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Six Seated Exercises to Keep You Limber at Your Desk

Don’t just stretch—strengthen.

Popular Science

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person exercising while seated

Lynda Gehrman demonstrates a seated calf raise. Photo by Rudy Gehrman

When seasons change, it can feel like it’s time to double down on work and school. But hours spent glued to a desk chair shouldn’t come at the cost of your fitness.

You might think you can’t get injured while working your office job, says Rudy Gehrman, a chiropractor and the CEO of Physio Logic, a New York City-based physical wellness center. But sitting for long periods, especially with bad posture, will compress your muscle fibers and spine. “That long-term compression and flexion will eventually wear out the discs in your spine and lead to degenerative changes,” Gehrman explains.

But never fear, there are a few simple exercises you can do from your chair to keep your body limber and your muscles in good shape. Let’s move through them together with help from Gehrman and his wife Lynda, who runs a pilates studio.

Seated leg lifts and calf stretches

person exercising while seated

Extend the uses of your regular old desk chair by swapping it for a gym bench. This exercise will tone your quads and stretch your calves, all while engaging your core. You’ll get a full lower-body workout without getting up from your seat.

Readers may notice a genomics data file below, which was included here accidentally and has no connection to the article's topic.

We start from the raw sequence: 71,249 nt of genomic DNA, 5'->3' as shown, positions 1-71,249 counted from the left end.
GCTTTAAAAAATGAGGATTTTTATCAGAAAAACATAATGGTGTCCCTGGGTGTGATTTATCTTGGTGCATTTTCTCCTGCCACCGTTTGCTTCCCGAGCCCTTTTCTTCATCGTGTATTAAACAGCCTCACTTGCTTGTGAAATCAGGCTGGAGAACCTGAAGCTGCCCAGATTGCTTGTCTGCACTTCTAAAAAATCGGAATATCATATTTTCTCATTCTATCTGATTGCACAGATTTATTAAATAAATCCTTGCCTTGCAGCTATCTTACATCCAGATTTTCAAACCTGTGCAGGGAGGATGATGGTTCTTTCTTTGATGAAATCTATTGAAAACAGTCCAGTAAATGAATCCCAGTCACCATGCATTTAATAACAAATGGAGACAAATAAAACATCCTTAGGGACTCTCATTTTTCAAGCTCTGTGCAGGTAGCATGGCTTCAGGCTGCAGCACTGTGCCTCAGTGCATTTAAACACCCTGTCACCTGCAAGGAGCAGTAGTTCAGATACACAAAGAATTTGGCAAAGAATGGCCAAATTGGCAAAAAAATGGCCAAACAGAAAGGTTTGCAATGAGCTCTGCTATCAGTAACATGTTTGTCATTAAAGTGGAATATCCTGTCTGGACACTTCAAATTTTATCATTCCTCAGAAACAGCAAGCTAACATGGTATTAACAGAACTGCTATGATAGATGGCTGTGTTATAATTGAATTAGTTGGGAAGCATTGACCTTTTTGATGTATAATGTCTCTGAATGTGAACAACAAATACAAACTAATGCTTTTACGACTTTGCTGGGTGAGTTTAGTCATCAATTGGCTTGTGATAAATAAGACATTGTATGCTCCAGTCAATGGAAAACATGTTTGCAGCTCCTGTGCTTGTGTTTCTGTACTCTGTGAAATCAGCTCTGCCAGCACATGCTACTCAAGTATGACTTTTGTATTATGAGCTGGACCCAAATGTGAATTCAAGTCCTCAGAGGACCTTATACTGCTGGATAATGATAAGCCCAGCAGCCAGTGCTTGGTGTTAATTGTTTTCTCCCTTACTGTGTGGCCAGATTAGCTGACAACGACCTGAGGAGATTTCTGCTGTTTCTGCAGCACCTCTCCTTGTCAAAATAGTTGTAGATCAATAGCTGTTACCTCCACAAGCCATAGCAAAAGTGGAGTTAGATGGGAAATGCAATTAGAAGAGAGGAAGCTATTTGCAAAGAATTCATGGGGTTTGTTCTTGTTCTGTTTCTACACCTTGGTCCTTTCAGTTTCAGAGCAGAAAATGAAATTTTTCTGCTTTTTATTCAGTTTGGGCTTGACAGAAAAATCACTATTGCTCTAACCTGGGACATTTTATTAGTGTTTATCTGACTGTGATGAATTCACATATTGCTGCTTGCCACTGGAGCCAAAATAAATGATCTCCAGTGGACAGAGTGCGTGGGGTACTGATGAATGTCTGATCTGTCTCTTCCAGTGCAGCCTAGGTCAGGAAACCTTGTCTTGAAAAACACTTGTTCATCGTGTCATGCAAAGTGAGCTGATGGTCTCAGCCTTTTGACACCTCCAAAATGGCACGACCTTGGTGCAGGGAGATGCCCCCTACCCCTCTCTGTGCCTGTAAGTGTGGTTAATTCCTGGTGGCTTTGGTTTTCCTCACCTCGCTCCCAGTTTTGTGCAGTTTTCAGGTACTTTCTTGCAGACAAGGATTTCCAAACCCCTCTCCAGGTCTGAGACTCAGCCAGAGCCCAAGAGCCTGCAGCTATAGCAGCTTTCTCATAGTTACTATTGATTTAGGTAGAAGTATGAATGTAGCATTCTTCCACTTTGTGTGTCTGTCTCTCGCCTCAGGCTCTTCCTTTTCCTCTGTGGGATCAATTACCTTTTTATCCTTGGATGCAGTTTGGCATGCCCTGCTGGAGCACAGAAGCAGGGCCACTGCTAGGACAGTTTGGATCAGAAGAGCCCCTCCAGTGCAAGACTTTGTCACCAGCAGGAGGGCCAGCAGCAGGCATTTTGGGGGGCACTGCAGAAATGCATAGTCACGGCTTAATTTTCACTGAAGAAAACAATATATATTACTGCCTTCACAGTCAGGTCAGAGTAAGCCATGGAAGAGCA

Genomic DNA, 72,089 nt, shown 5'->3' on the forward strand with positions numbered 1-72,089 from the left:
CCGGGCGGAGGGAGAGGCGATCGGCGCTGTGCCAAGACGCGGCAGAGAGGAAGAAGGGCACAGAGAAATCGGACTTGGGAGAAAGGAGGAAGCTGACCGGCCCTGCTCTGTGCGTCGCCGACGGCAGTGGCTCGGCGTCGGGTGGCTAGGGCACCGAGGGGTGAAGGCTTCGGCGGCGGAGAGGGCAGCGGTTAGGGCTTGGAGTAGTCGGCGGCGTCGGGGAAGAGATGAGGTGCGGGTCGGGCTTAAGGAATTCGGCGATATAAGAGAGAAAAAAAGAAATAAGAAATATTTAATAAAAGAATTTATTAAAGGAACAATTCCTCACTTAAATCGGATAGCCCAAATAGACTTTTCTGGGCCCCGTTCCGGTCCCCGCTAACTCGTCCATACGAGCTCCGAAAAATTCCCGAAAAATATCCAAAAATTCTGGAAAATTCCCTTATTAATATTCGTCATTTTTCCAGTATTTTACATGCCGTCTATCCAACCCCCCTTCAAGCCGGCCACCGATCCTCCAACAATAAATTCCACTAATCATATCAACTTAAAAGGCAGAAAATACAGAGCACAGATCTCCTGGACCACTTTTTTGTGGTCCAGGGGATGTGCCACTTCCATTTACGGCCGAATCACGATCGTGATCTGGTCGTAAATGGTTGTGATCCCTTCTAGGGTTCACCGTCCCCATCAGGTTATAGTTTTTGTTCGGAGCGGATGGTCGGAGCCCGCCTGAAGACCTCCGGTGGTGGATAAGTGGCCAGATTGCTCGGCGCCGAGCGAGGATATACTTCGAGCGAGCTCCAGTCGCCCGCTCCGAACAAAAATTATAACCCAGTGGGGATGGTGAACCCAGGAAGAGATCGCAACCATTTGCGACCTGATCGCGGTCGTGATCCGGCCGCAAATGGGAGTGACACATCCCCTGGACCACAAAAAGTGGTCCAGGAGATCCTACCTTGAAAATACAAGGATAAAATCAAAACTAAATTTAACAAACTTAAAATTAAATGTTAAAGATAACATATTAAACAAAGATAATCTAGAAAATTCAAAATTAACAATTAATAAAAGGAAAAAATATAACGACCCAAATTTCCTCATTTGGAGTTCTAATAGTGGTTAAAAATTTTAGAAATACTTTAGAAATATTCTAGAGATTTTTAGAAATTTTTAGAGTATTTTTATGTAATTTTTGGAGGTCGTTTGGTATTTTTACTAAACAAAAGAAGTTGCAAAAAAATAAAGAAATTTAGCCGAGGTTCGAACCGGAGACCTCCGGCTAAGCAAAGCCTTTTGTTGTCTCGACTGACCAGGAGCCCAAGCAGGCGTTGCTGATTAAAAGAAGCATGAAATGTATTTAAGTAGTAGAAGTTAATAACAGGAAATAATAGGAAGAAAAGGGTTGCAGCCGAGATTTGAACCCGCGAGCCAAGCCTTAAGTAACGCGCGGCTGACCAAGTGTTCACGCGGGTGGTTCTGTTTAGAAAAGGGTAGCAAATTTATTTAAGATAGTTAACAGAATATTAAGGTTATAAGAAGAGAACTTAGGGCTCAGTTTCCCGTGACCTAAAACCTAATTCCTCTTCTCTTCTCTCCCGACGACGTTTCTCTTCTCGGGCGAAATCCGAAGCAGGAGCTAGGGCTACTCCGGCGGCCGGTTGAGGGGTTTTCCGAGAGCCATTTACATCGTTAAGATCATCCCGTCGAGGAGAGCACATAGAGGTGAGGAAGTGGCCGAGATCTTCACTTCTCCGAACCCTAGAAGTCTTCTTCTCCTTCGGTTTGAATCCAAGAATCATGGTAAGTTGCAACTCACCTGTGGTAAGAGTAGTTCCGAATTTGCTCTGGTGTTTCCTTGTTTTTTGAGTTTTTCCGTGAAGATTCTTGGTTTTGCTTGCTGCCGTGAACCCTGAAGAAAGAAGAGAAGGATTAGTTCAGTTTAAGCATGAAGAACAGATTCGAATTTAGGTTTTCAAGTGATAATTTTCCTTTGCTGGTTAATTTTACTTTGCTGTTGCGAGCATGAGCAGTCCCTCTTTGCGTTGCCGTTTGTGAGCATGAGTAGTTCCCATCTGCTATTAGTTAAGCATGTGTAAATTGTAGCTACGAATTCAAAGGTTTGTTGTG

• Sit in your chair with a straight spine and your shoulders pulled back. Rest your arms on your desk.
  • Keeping one leg in place with your foot flat on the ground, raise the other leg so that it’s parallel to the ground. Make sure your posture doesn’t change. You should feel the muscles in your quad working, and maybe your abs as well.
  • Slowly flex the foot of your raised leg until it’s perpendicular to your leg, stretching your calf. Hold for 10 seconds, then unflex.
  • Lower your leg and do the move on the other side.
  • Repeat until you’ve done 10 lifts on each leg.

Arm circles

person exercising while seated

This movement is perfect for toning your arms, shoulders, and upper back. Depending on how you choose to position your hands (palms up, down, or facing behind you) and how large your circles are, you can target different muscle groups. Add 2- to 5-pound weights if you feel you need greater resistance.

  • Sit up straight with your shoulders back.
  • Hold your arms out so that they’re parallel to the floor with your palms in the desired position. Don’t lock your elbows; they should be in a straight line with your body.
  • Keeping your arms taut, circle them forward 10 times. Your palms should stay facing their original direction. Keep your circles medium size (about the radius of a watermelon).
  • Reverse the movement and do 10 circles backwards.
  • Try repeating this exercise but with varied circle sizes. Go as tight as a softball, or as wide as your shoulder can rotate, while keeping proper form.